After some questionable decisions, World Rugby have come out criticising the standard of refereeing at the start of the tournament.
World Rugby Criticises Rugby World Cup Refereeing
“The match officials team recognise that performances were not consistently of the standards set by World Rugby and themselves.”
In an unprecedented move, the above is a statement made by World Rugby after the first few days of the tournament, criticising the standard of refereeing. It is hard to argue with them considering some of the decisions that have been made in the first few matches.
Chief among which is the incident pictured above between Australia and Fiji. In a collision between Reece Hodge and Peceli Yato, the Fijian was forced to leave the field and Hodge escaped punishment despite the questionable legality of the tackle. To add to the injustice, Hodge was then cited after the match and then banned for three matches which helps no one. Indeed two Samoans, Rey Lee-Lo and Motu Matu’u, have also been cited for hits against Russia last night.
The other controversial incident came between France and Argentina when Louis Picamoles made a crucial interception whilst being a long way offside. Somehow the referees missed it and Argentina lost narrowly which could have a huge impact on their chances at progression.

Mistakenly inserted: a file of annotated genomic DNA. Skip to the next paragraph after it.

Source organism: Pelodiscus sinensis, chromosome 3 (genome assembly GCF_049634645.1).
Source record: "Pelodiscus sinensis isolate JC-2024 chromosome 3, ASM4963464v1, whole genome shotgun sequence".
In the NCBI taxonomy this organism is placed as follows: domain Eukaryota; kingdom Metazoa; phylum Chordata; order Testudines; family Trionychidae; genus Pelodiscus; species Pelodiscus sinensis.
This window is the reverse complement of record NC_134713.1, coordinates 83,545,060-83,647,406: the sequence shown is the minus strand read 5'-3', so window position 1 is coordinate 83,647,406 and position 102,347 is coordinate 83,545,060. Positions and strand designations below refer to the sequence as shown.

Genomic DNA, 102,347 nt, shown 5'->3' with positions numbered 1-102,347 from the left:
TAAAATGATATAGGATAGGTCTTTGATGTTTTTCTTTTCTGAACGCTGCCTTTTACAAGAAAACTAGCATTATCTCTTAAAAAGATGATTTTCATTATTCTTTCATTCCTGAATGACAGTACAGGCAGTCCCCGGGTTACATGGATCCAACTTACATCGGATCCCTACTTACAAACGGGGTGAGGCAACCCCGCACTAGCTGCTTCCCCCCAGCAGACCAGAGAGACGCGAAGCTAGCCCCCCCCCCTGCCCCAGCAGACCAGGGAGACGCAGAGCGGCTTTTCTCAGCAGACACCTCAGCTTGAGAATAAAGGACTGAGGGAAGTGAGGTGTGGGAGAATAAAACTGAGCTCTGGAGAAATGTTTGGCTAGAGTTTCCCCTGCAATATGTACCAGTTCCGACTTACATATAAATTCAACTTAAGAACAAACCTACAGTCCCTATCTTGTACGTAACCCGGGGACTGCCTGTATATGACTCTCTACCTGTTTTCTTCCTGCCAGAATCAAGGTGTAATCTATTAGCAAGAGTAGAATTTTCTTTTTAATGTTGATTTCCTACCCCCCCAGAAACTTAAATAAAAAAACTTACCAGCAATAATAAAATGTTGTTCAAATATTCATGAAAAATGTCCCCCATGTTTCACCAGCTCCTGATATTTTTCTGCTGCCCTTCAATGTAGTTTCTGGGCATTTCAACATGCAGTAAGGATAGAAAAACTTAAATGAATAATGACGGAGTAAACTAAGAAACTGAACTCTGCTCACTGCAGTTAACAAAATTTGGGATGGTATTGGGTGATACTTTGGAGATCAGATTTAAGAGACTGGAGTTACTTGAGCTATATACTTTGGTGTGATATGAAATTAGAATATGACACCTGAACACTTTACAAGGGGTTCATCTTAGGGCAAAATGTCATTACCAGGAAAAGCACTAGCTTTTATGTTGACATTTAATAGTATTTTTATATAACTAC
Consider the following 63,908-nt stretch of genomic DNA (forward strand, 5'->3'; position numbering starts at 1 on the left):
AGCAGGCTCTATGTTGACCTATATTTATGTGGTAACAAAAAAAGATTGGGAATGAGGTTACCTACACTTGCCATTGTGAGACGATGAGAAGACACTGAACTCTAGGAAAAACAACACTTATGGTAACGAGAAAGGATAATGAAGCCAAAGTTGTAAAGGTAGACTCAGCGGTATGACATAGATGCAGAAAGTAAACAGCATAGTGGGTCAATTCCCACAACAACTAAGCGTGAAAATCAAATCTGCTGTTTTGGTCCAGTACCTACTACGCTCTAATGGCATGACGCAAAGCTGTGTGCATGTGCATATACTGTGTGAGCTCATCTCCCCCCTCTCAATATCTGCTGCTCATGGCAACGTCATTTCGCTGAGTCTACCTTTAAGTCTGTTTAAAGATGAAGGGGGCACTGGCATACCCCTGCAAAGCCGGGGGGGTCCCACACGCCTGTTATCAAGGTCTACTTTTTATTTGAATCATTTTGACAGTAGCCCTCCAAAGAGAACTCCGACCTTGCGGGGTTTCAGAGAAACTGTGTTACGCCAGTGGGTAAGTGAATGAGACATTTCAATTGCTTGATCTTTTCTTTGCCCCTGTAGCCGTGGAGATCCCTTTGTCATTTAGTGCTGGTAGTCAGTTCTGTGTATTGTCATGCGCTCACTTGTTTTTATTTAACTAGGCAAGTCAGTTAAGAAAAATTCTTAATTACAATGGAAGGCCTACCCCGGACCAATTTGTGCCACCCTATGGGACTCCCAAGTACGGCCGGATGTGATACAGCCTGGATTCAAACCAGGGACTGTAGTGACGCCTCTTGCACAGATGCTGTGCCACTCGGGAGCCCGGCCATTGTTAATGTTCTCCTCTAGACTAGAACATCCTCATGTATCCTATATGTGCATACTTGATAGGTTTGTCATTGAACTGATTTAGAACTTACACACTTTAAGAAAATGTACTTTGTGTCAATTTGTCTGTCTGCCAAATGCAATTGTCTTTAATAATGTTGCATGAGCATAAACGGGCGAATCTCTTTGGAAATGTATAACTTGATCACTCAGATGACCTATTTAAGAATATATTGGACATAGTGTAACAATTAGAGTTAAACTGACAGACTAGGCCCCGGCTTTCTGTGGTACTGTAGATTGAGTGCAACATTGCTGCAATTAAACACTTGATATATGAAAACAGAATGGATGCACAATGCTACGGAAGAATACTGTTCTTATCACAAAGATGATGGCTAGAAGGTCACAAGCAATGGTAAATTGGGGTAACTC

Given the Rugby World Cup is the pinnacle of the sport, it comes as no surprise that World Rugby are looking to improve the standard of refereeing, but the fact the criticism came in an official statement is illuminating.
The referees, touch judges and TMO’s met with World Rugby’s high performance manager for match officials, Alain Rolland and admitted they can do better;
“Following the usual review of matches, the match officials team recognise that performances over the opening weekend were not consistently of the standards set by World Rugby and themselves, but World Rugby is confident of the highest standards of officiating moving forward.
“Elite match officials are required to make decisions in complex, high-pressure situations and there have been initial challenges with the use of technology and team communication, which have impacted decision-making. These are already being addressed by the team of 23 match officials to enhance consistency. Given this proactive approach, a strong team ethic and a superb support structure, World Rugby has every confidence in the team to ensure that Rugby World Cup 2019 delivers the highest levels of accurate, clear and consistent decision-making.”
Let’s hope they heed their own words and the rest of the tournament is not blighted by any further refereeing controversies.
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